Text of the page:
Finally, progressive onboarding. In this case, we don't show all the tutorial screens one at a time, but we teach the user gradually as he or she progresses in using the app.

This onboarding model does not overwhelm users with a list of features or functions like some other mobile app onboarding models. As a result, it significantly reduces the user's cognitive load by providing training in the context of the actions they perform in the app.

Mobile App Onboarding Best practices

So now you know what onboarding patterns you can apply. Let's talk about the best practices that will help you make onboarding screens more effective.

Exclude unnecessary information

Don't include unnecessary information (text, images, etc.) that doesn't directly relate to educating the user or telling them about the app's features and benefits. Remember that the purpose of onboarding is to communicate your benefits and teach the user how to use the app. Information that does not relate to these goals is inappropriate.

Information should be presented concisely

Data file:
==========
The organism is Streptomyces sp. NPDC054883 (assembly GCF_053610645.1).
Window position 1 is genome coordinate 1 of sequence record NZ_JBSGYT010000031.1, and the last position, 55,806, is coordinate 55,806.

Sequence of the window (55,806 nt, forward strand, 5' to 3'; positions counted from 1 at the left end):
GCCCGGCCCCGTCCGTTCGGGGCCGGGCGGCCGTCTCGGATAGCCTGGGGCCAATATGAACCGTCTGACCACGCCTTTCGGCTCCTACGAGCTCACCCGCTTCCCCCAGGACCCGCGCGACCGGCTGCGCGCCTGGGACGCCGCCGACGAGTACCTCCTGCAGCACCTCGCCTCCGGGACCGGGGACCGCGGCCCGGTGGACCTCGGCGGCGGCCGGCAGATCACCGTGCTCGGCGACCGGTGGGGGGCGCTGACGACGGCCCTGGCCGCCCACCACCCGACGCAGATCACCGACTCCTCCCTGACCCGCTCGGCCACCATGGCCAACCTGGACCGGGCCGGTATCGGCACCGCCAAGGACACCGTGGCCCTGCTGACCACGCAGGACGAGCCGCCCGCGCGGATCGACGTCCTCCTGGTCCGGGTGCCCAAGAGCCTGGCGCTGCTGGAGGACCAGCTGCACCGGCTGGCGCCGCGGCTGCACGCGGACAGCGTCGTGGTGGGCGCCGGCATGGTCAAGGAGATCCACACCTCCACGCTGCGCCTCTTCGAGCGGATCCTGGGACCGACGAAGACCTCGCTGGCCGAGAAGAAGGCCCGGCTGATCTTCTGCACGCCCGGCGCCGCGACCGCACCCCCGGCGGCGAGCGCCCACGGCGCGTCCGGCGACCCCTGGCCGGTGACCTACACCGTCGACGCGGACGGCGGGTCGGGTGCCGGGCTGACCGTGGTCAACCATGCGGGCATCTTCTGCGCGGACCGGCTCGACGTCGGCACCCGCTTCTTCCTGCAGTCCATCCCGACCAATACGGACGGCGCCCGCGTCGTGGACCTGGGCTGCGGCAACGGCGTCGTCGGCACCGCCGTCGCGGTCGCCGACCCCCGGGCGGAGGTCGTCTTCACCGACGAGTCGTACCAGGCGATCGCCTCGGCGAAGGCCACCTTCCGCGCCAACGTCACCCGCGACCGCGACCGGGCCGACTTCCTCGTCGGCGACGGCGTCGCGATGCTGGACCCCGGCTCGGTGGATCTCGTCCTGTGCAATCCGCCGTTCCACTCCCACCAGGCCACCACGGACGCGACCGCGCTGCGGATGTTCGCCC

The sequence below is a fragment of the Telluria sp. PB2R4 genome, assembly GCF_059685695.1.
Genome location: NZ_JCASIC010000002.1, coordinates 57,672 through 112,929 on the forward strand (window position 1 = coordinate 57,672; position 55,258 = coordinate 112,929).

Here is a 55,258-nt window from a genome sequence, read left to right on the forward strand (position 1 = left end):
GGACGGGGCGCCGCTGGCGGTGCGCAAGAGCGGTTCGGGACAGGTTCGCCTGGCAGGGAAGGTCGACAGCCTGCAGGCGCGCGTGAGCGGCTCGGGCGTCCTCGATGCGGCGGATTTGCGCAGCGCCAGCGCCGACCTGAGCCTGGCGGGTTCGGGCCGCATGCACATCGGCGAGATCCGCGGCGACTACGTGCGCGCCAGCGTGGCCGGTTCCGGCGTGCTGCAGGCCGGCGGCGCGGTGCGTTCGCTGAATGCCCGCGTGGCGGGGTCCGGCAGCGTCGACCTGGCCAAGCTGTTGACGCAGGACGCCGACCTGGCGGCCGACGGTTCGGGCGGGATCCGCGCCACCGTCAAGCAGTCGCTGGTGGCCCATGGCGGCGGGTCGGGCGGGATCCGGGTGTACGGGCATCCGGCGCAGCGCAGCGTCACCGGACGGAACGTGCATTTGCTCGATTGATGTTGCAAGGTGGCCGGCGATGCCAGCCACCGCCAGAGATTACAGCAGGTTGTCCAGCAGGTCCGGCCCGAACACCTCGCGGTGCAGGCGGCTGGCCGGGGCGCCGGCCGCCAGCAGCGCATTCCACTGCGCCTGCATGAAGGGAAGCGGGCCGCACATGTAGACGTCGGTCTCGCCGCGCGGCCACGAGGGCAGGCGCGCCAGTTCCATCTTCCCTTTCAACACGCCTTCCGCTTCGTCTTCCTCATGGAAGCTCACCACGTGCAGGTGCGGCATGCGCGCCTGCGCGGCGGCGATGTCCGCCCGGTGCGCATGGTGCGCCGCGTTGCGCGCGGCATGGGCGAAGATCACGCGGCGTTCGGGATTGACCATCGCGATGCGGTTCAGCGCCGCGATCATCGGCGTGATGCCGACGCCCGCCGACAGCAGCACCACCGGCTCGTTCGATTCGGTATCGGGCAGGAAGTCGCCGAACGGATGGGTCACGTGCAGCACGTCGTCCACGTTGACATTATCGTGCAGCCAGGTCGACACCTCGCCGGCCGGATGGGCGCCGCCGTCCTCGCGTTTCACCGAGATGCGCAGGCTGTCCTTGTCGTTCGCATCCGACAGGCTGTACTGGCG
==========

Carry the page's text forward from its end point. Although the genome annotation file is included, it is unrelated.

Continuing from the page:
There is no need to write too much text on onboarding screens. Remember that your new user will make a quick decision about your app based on the overall feeling you give them at the start.

They will not want to spend time reading long texts or watching long videos.

Don't use complex, incomprehensible language

Don't confuse the user with complicated terms when talking about your app. After all, the audience can be the widest, and you need to explain your value to users of different social categories and ages clearly and understandably.

Otherwise, you may narrow your audience segment and some of those who could use it will leave without understanding the essence.

The exception to this rule is specific applications, such as diet, for experienced users. If you are targeting this type of audience, they are expected to be aware of technical jargon.

Emphasize the benefits of your application with illustrations

Text is the most powerful way to present information. But don't rely solely on text for onboarding screens. Use visuals: images/videos or stylish animations.

Make beautiful transitions between screens, and use micro-animations, in short, give your user a sense of the beauty and convenience of your product's UI from the very first minutes of use. Often, a beautiful and emotional visual component will sell an application better than any dry facts.

Give the user a sense of the benefits of using the app

During user onboarding, tell them how your app will make them a better version of themselves, or show them an image of how easily they can solve their problems with your product.

If there are real success stories from your loyal users, you can include them in onboarding screens to convince them of the quality of your product.

Keep the focus

Don't let the user get bored or lose focus as they move between screens.